Financial Crime has recently emerged as a hot topic of late and I feel it is something that should be brought to the general public’s attention. Here in Singapore we are launching, for the first time in the region, the ICA Financial Crime qualifications, giving us a great platform to start looking at this area in a little more detail.
What exactly is financial crime?
There is no single universal definition of financial crime, and the term is sometimes used interchangeably with:
- White-collar crime (i.e. crime committed by a person of respectability and high social status, in the course of his occupation)
- Corporate crime (i.e. crime committed by a corporation or individuals associated with a corporation)
- Occupational crime (i.e. crime committed through opportunity that arises in the course of employment)
- Economic crime (i.e. crime related to financial fraud, money laundering and corruption).
In addition, financial crime is a wide and complex term that involves a range of criminal offences that have their origins in different pieces of legislation.
What topics typically fall under financial crime?
Financial crime can include any offence involving:
- money laundering
- insider dealing or market abuse
- terrorist financing
- fraud or dishonesty crimes
The definition of financial crime is wide, not clearly defined and is an expanding concept.
Different types of fraud can include:
- Corporate fraud
- Banking fraud
- Securities and investment fraud
- Insurance fraud
- Intellectual property fraud.
Some of the hottest financial crime topics right now are:
- Computer fraud and Internet fraud
- Identity theft
- Corruption and bribery.
When and how did financial crime become a separate area of study?
Just as anti-money laundering (AML) emerged out of the shadows in recent years to become a significant new area, Financial Crime is increasingly becoming a separate area of study due to the sharp increase in regulation and laws that specifically relate to the financial services industry as well as numerous high profile cases of corporate collapses and damning parliamentary reports.
Here in Asia, there has been increased regulatory efforts against prosecuting financial crimes such as insider trading and with the passing of the UK Bribery Act in 2010 these types of financial crimes are of increasing interest to the regulatory bodies, which has financial services businesses taking notice of the regulatory intensity, training their staff and looking for increased skills in these areas.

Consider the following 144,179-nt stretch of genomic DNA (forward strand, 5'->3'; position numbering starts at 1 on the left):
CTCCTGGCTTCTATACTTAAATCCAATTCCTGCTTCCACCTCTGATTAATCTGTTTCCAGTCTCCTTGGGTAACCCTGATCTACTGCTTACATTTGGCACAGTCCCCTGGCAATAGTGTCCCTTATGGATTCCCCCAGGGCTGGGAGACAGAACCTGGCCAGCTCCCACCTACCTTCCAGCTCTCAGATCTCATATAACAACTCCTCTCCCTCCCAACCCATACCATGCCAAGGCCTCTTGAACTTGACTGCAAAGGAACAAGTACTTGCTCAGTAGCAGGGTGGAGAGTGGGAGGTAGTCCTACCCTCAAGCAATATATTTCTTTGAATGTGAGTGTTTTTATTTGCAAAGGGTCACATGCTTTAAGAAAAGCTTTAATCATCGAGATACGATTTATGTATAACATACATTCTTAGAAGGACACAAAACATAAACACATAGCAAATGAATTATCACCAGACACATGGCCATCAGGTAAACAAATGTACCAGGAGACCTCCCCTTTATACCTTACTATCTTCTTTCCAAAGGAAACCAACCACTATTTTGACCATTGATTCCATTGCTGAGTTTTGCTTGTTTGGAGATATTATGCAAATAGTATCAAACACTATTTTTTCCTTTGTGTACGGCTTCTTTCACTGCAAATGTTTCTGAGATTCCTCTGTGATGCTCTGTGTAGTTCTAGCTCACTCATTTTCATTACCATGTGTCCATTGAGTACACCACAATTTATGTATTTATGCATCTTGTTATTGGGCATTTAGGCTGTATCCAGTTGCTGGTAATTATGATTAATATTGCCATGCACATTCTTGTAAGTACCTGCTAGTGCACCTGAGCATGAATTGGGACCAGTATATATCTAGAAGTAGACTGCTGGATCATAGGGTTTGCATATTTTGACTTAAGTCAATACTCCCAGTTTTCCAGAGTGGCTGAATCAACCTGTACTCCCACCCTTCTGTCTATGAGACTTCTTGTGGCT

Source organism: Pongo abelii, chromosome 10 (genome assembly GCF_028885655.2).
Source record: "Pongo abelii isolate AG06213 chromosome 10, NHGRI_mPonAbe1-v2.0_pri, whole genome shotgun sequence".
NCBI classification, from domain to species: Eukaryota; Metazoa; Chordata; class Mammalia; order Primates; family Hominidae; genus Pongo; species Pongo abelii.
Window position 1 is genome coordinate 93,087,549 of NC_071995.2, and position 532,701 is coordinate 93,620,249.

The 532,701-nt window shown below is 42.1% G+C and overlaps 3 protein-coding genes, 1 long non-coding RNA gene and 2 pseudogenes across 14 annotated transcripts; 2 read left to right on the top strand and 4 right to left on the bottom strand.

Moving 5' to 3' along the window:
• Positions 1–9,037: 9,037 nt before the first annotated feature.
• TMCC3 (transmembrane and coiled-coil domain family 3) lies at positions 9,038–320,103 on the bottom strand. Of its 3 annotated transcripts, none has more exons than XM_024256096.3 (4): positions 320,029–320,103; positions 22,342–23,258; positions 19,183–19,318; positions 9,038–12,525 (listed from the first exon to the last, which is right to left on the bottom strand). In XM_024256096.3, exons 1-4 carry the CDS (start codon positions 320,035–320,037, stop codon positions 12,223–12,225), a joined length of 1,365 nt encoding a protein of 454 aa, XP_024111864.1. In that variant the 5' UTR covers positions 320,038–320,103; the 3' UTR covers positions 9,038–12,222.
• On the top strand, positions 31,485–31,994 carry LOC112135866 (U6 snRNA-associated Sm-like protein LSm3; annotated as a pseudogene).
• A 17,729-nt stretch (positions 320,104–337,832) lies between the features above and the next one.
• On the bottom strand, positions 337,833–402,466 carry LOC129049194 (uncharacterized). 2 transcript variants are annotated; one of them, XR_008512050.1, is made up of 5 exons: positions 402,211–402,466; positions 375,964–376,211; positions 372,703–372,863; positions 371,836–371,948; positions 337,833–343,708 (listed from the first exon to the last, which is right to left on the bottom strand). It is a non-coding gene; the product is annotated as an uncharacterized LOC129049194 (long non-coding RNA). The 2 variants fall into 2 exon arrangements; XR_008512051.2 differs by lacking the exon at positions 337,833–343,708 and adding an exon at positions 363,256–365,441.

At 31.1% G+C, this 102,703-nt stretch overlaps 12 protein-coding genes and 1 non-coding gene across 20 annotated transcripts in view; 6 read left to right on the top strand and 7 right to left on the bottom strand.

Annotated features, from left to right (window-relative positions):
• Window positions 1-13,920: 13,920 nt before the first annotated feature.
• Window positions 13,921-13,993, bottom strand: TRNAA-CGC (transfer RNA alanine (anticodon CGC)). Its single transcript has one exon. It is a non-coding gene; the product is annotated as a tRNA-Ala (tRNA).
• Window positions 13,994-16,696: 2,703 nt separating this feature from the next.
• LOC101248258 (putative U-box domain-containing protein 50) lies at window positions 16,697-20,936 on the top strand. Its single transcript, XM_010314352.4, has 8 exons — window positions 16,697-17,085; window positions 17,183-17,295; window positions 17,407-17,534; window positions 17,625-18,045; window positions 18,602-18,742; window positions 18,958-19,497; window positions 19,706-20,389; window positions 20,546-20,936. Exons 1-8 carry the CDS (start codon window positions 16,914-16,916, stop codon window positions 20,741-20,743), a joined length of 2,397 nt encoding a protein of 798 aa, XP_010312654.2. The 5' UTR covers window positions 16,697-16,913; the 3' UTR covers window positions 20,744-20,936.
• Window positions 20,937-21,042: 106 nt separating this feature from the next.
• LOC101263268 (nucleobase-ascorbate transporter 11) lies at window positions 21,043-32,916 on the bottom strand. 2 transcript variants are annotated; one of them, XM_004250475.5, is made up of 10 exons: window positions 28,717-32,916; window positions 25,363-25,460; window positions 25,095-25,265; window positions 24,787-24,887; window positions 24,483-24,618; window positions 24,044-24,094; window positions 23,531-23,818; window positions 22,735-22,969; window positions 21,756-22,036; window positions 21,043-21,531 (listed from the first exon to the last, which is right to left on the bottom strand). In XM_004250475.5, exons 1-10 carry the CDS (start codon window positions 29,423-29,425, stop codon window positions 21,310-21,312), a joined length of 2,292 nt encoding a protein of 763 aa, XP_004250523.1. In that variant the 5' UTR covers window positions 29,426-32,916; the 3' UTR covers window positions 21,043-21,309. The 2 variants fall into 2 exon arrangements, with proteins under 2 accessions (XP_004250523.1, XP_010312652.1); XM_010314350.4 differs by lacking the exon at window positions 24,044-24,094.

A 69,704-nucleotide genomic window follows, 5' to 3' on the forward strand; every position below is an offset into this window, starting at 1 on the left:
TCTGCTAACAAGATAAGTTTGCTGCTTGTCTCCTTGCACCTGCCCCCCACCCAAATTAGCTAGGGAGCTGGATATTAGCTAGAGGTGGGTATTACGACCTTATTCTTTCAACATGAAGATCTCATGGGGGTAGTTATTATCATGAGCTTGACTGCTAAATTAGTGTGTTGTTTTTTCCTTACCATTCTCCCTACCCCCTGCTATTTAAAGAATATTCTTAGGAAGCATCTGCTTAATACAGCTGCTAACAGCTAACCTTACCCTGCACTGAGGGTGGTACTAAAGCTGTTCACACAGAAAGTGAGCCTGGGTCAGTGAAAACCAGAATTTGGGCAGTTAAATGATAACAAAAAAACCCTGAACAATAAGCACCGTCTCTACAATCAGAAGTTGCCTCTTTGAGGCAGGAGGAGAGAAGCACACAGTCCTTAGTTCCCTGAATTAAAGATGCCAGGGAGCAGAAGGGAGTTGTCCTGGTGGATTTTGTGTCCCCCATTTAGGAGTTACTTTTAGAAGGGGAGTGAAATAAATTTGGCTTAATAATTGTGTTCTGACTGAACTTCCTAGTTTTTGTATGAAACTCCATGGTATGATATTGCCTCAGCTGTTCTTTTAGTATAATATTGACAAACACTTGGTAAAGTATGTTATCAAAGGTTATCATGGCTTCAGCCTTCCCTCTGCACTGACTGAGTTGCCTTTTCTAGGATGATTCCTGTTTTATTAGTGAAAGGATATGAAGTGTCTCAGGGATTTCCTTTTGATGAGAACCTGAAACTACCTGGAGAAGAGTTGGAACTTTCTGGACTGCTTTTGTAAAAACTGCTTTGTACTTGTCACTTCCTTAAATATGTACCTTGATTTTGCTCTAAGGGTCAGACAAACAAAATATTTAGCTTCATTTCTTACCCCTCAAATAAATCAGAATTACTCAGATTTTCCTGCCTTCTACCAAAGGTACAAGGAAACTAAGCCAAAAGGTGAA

In a recent example in April 2013 the Monetary Authority of Singapore (MAS) has taken civil penalty enforcement action against Mr Ang Kok Min for insider trading under Section 219(2)(a) of the Securities and Futures Act (SFA). He was fined SGD50,000 for trading on inside information that Wilmar International Limited, where he was employed as a senior trading manager, intented to purchase 20% of the share capital of Kencana Agri Limited (Kencana), a company listed on the Singapore Exchange Securities Trading Ltd (SGX-ST), at $0.35 per share. After the release of the announcement, Kencana’s share price closed at $0.385, a 10% increase over the preceding day’s closing price of $0.35.
Whilst in possession of the non-public price-sensitive information concerning Wilmar’s intention to invest in Kencana, Mr Ang bought 50,000 Kencana shares on 23 July 2010 and another 50,000 Kencana shares on 2 August 2010. As a result of his purchases, Mr Ang made a profit of approximately $6,200. He admitted to contravening Section 219(2)(a) of the SFA and has paid MAS a civil penalty of $50,000, without any court action.
This is the third civil penalty enforcement action taken by MAS this year, two for insider trading and one for use of deceptive and manipulative practices.
In Hong Kong, the banking regulator has just announced a plan to double its anti-money laundering staff head count following several recent high-profile money laundering cases involving banks in the territory. This year alone, an unemployed woman from a public housing estate and a 22-year-old have both been sentenced to lengthy jail sentences for laundering large sums of money over several years, raising concerns about the state of AML processes at some banks in the territory. No doubt, the heavy fines imposed upon HSBC and Standard Chartered in the United States for money laundering and sanctions offences last year will also have peaked the interest in Hong Kong, where both banks have a strong presence.
Banks and other financial services businesses need to mitigate the risks from this increased regulatory and public scrutiny.